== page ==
Q: I look in the mirror and see someone looking back who I don’t recognize. I’m 50, but I still hang out with 30-year-olds. Problem is, I don’t look 30. I can’t turn back the clock, but what’s a guy like me to do to stay “young” without going under the knife? I don’t fit in with gays my age or the younger ones. Jeff G. in West Hollywood, CA
A: Welcome to getting older, Jeffy! I’m in my mid-50s, and I, too, freak when I pass a mirror. I feel the tug of the plastic surgery ads just as strongly as you. But I know that would only be putting off the necessary internal work I’ll still have to face. Living in a looks-and-youth-obsessed place like West Hollywood, it’s not surprising you don’t fit in with others your age. They’re all desperately clinging to that impossible Peter Pan image. Liberate yourself from that. You and I are at the age when the universe suggests we spend less time looking at our faces and more time looking at our inner selves. When we do, we realize we have plenty to offer those thirtysomethings beyond a fast fuck—which is not entirely off the table, either. (Hallelujah for that DILF movement, huh?) Accept that you can be a wise role model for those your age and a mentor for those younger, and you will have achieved “aging gracefully.”
REST! I NEED REST! Q: How much sex is too much? I’ve been dating someone for a little over a year. The sex is amazing, but it’s constant! I love sex. But after working long hours, and then ‘performing’ multiple times on a weeknight, I’m exhausted. I’ve talked with him, and he’s been understanding but still wants sex. He’s turned to porn and “toys” and I feel bad about that. I’m afraid he’ll seek sex outside our relationship—even though he swears he’d never cheat on me—and that scares me. How do I handle this? Kevin F. via instinctmagazine.com
A: Communicate, communicate, communicate. For such a thorny (and horny) issue, you may want a couples counselor. You both need to understand and allow the other person’s needs as you seek ways to meet them that each can realistically live with. For instance, non-monogamy may or may not be your answer—but that needs to be available for discussion. So does the possibility of a certain amount of abstinence. Remain open to negotiation here. Expect to hear some difficult things along the way, and be prepared to experience growing pains in yourself and in the relationship. Just remember you’re entering sensitive territory here, so be kind to yourselves and to each other.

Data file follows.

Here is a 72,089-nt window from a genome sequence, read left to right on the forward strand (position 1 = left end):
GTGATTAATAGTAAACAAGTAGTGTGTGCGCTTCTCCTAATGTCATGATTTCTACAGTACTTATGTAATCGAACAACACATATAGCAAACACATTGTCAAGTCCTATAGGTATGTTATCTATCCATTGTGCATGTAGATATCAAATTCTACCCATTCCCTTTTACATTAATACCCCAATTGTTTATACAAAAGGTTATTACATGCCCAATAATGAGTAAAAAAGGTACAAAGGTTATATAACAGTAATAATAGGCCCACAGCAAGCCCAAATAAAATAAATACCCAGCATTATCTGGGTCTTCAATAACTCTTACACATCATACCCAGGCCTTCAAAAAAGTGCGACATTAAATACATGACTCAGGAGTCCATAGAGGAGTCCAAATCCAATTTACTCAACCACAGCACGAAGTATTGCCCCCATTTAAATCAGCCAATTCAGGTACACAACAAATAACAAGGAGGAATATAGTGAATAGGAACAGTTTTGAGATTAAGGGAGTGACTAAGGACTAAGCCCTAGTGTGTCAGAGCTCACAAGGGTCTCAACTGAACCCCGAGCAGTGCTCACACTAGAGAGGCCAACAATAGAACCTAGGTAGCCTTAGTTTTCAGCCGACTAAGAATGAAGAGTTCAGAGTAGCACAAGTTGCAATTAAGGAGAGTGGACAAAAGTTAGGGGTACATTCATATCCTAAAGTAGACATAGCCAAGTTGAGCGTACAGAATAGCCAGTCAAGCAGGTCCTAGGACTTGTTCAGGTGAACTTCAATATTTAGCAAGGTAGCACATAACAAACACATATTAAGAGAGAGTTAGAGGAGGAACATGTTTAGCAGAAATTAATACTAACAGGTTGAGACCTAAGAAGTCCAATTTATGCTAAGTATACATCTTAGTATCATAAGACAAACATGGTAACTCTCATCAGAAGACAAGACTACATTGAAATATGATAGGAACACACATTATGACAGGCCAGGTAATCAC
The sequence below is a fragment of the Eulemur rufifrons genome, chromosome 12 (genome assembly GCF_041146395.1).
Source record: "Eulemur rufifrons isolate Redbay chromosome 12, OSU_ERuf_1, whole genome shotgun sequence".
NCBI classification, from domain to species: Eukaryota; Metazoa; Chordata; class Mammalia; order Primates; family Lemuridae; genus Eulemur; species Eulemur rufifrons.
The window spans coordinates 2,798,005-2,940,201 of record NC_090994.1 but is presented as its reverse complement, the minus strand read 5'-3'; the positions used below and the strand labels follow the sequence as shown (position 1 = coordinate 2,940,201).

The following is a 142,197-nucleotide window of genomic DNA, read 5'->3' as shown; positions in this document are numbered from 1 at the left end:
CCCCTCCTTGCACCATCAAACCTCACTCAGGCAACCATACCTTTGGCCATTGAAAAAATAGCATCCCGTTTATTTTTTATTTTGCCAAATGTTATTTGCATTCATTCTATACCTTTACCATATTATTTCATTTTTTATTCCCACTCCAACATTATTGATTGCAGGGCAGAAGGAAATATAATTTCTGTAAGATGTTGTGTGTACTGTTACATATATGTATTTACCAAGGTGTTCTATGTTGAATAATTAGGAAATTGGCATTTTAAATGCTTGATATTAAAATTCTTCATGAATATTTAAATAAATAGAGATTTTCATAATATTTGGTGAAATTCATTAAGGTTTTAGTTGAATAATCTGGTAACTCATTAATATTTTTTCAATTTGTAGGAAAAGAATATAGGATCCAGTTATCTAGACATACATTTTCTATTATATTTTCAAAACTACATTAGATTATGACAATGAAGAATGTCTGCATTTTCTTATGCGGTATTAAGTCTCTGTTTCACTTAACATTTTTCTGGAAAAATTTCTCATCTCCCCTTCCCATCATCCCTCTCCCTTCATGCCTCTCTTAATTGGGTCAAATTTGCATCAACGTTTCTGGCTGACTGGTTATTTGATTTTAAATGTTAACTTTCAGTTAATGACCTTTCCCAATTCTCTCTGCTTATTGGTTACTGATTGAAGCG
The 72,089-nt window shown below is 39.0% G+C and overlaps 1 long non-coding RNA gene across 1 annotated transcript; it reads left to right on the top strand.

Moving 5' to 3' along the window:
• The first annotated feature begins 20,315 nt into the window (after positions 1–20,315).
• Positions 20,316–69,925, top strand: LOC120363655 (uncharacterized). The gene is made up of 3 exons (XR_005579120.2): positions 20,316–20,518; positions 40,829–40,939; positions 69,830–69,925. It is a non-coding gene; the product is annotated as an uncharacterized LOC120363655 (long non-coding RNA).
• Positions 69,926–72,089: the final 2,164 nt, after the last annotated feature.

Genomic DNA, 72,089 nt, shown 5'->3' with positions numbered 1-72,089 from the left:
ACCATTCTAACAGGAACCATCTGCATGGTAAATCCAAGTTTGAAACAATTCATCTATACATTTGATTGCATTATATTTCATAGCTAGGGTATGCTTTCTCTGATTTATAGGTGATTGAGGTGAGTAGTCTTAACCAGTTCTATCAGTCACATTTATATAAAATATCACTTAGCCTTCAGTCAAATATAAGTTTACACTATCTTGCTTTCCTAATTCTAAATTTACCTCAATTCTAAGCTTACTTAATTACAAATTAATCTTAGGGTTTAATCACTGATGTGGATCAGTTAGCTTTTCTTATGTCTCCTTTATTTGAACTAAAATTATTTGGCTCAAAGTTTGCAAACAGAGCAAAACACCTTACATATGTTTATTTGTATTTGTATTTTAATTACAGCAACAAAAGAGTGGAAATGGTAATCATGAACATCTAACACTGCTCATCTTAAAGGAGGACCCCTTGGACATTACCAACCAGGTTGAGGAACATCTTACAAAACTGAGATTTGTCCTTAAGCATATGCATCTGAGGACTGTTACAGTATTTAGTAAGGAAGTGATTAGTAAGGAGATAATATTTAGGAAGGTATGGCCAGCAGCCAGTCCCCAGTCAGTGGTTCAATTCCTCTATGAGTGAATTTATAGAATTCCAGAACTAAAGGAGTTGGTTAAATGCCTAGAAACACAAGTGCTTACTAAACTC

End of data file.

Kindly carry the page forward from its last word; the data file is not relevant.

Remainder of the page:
SHUT IT UP, JUST SHUT UP, SHUT UP Q: I’m a balding 72-year-old. Because I’ve traveled a lot and speak a smattering of various languages, I have good rapport with young guys from various countries. I don’t necessarily aim for sex, mainly friendship. However, I have a friend, “Brian,” in his late 50s, who’s in great shape. Brian hires foreign young men as assistants for his landscaping work, invariably ending up in bed with them. Brian tells me that I’ve missed many chances for “adventures” because I’m overcautious. I always assume the guy I meet is straight and don’t want to anger him by advancing too strongly. Also, because of the cultures of many of my foreign friends, I believe that making gay advances would offend them.
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A: Okay, my suggestion here is—
For example, I was returning from a Muslim country on a flight where one handsome steward, age 30, Muslim, and married, asked why I was single. We exchanged e-mail addresses. A few days later, he called me and invited me to his hotel room. I went there to see him. I like to take photos of men in athletic shirts—it turns me on more than nude photos.
A: Please stop talking.
After taking pictures of him we hugged. Then he suddenly lay down in his bed. I assumed he was tired from jet lag so I said goodbye. Brian thinks I missed a great chance. Who is right: the more forward-acting Brian or me and my own cautious side? “Bad Gaydar” via instinctmagazine.com
A: Dude, this is a no-brainer. Verbose and long-winded, but a no-brainer: Brian is right for Brian, and you are right for you. You’re of different generations, so you’ve each learned different ways of moving through the world. Trying to change into something you’re not is pretty much always a bad idea. In fact, that’s one of the reasons I chose your loquacious little letter—it has elements that can speak to all. Who you are is who you are, so give yourself a break and stop comparing yourself to others. And when somebody starts handing you “shoulds,” as in “you should do so-and-so like me,” thank them politely, then do whatever the hell you feel is right for you. That’s my advice. That and learn to edit.
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